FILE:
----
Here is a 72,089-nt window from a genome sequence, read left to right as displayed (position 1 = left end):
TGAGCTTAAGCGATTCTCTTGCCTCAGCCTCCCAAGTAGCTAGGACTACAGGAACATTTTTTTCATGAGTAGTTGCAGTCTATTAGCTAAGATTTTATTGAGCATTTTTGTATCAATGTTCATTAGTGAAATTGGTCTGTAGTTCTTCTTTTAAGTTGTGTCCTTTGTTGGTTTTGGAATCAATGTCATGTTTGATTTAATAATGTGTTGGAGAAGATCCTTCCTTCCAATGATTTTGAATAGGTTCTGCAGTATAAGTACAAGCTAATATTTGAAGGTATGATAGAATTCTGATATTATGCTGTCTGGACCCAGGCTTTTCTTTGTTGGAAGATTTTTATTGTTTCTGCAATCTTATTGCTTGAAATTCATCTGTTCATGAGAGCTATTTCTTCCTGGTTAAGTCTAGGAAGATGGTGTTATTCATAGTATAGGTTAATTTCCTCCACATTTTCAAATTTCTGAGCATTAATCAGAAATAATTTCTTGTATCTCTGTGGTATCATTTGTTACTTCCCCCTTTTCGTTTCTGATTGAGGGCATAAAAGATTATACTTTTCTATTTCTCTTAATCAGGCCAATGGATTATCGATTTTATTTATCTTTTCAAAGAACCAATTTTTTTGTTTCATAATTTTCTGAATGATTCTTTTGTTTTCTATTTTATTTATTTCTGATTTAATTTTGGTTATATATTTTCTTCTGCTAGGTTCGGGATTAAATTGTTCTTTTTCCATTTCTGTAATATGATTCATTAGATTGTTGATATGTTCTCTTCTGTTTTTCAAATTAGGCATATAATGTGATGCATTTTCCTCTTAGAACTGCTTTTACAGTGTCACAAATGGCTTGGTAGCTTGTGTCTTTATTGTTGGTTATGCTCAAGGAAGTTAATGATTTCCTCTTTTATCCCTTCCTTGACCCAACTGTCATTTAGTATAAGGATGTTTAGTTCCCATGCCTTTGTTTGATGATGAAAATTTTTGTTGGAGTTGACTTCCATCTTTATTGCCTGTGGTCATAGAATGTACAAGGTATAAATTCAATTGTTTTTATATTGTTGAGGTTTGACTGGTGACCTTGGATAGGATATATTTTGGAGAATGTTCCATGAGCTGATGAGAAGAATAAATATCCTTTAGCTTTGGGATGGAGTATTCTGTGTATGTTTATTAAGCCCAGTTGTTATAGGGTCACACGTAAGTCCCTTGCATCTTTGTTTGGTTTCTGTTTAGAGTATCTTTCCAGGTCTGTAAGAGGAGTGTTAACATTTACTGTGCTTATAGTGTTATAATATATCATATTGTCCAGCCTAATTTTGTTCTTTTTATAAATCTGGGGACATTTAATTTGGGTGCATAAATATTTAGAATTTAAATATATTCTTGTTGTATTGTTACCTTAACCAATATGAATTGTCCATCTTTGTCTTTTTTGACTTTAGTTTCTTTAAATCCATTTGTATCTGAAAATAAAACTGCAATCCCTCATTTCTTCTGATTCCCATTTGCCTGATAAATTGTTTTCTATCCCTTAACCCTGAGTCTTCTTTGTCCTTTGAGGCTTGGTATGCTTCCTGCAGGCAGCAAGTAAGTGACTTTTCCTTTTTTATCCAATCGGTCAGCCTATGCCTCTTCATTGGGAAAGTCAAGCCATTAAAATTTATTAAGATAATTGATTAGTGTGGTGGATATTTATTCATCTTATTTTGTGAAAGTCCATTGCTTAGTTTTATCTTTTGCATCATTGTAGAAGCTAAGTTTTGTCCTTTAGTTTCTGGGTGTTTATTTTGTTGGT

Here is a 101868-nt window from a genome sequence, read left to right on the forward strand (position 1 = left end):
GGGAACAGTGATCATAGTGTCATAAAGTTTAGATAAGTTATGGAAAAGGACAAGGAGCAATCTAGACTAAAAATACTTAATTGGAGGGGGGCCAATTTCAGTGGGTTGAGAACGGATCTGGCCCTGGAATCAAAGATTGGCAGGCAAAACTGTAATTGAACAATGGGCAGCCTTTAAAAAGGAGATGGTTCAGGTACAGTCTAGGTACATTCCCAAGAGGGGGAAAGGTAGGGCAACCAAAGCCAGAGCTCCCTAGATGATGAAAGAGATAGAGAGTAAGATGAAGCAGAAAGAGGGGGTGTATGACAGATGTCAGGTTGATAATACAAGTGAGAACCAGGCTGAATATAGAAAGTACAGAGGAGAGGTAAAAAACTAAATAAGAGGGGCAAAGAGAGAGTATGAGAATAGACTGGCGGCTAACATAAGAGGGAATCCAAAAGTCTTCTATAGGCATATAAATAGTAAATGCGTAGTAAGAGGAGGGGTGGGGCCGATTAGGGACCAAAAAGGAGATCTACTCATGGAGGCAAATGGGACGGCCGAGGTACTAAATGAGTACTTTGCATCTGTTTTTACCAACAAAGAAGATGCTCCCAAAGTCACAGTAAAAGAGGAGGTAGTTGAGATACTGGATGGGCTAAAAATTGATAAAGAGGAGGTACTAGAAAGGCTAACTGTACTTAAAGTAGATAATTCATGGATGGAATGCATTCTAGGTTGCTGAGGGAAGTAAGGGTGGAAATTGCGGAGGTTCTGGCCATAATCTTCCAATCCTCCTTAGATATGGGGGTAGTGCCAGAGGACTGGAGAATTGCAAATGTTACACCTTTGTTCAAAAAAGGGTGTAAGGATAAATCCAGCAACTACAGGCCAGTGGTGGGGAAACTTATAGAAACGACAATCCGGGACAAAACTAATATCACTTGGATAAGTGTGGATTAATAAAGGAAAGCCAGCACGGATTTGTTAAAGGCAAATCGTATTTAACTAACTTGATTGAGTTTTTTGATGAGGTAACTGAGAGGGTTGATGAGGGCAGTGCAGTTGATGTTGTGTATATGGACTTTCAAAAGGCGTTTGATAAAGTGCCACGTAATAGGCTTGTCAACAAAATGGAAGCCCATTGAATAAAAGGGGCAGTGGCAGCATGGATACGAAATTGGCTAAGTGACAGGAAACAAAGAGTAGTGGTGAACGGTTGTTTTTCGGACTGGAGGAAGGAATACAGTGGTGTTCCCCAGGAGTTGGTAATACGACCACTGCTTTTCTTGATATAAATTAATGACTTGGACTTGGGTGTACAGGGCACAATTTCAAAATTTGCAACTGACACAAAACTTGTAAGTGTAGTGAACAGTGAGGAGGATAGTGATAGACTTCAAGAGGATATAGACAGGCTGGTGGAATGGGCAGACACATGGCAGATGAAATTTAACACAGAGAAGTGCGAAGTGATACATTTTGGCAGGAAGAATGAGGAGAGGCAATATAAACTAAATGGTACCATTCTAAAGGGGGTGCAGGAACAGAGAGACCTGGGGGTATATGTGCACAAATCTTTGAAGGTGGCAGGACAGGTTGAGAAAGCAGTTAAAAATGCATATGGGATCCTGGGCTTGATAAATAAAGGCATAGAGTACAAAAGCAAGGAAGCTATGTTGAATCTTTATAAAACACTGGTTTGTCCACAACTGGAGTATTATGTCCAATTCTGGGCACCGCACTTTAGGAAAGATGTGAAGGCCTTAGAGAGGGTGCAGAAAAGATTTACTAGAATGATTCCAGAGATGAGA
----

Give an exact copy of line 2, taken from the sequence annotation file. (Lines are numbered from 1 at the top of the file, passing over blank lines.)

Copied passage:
TGAGCTTAAGCGATTCTCTTGCCTCAGCCTCCCAAGTAGCTAGGACTACAGGAACATTTTTTTCATGAGTAGTTGCAGTCTATTAGCTAAGATTTTATTGAGCATTTTTGTATCAATGTTCATTAGTGAAATTGGTCTGTAGTTCTTCTTTTAAGTTGTGTCCTTTGTTGGTTTTGGAATCAATGTCATGTTTGATTTAATAATGTGTTGGAGAAGATCCTTCCTTCCAATGATTTTGAATAGGTTCTGCAGTATAAGTACAAGCTAATATTTGAAGGTATGATAGAATTCTGATATTATGCTGTCTGGACCCAGGCTTTTCTTTGTTGGAAGATTTTTATTGTTTCTGCAATCTTATTGCTTGAAATTCATCTGTTCATGAGAGCTATTTCTTCCTGGTTAAGTCTAGGAAGATGGTGTTATTCATAGTATAGGTTAATTTCCTCCACATTTTCAAATTTCTGAGCATTAATCAGAAATAATTTCTTGTATCTCTGTGGTATCATTTGTTACTTCCCCCTTTTCGTTTCTGATTGAGGGCATAAAAGATTATACTTTTCTATTTCTCTTAATCAGGCCAATGGATTATCGATTTTATTTATCTTTTCAAAGAACCAATTTTTTTGTTTCATAATTTTCTGAATGATTCTTTTGTTTTCTATTTTATTTATTTCTGATTTAATTTTGGTTATATATTTTCTTCTGCTAGGTTCGGGATTAAATTGTTCTTTTTCCATTTCTGTAATATGATTCATTAGATTGTTGATATGTTCTCTTCTGTTTTTCAAATTAGGCATATAATGTGATGCATTTTCCTCTTAGAACTGCTTTTACAGTGTCACAAATGGCTTGGTAGCTTGTGTCTTTATTGTTGGTTATGCTCAAGGAAGTTAATGATTTCCTCTTTTATCCCTTCCTTGACCCAACTGTCATTTAGTATAAGGATGTTTAGTTCCCATGCCTTTGTTTGATGATGAAAATTTTTGTTGGAGTTGACTTCCATCTTTATTGCCTGTGGTCATAGAATGTACAAGGTATAAATTCAATTGTTTTTATATTGTTGAGGTTTGACTGGTGACCTTGGATAGGATATATTTTGGAGAATGTTCCATGAGCTGATGAGAAGAATAAATATCCTTTAGCTTTGGGATGGAGTATTCTGTGTATGTTTATTAAGCCCAGTTGTTATAGGGTCACACGTAAGTCCCTTGCATCTTTGTTTGGTTTCTGTTTAGAGTATCTTTCCAGGTCTGTAAGAGGAGTGTTAACATTTACTGTGCTTATAGTGTTATAATATATCATATTGTCCAGCCTAATTTTGTTCTTTTTATAAATCTGGGGACATTTAATTTGGGTGCATAAATATTTAGAATTTAAATATATTCTTGTTGTATTGTTACCTTAACCAATATGAATTGTCCATCTTTGTCTTTTTTGACTTTAGTTTCTTTAAATCCATTTGTATCTGAAAATAAAACTGCAATCCCTCATTTCTTCTGATTCCCATTTGCCTGATAAATTGTTTTCTATCCCTTAACCCTGAGTCTTCTTTGTCCTTTGAGGCTTGGTATGCTTCCTGCAGGCAGCAAGTAAGTGACTTTTCCTTTTTTATCCAATCGGTCAGCCTATGCCTCTTCATTGGGAAAGTCAAGCCATTAAAATTTATTAAGATAATTGATTAGTGTGGTGGATATTTATTCATCTTATTTTGTGAAAGTCCATTGCTTAGTTTTATCTTTTGCATCATTGTAGAAGCTAAGTTTTGTCCTTTAGTTTCTGGGTGTTTATTTTGTTGGT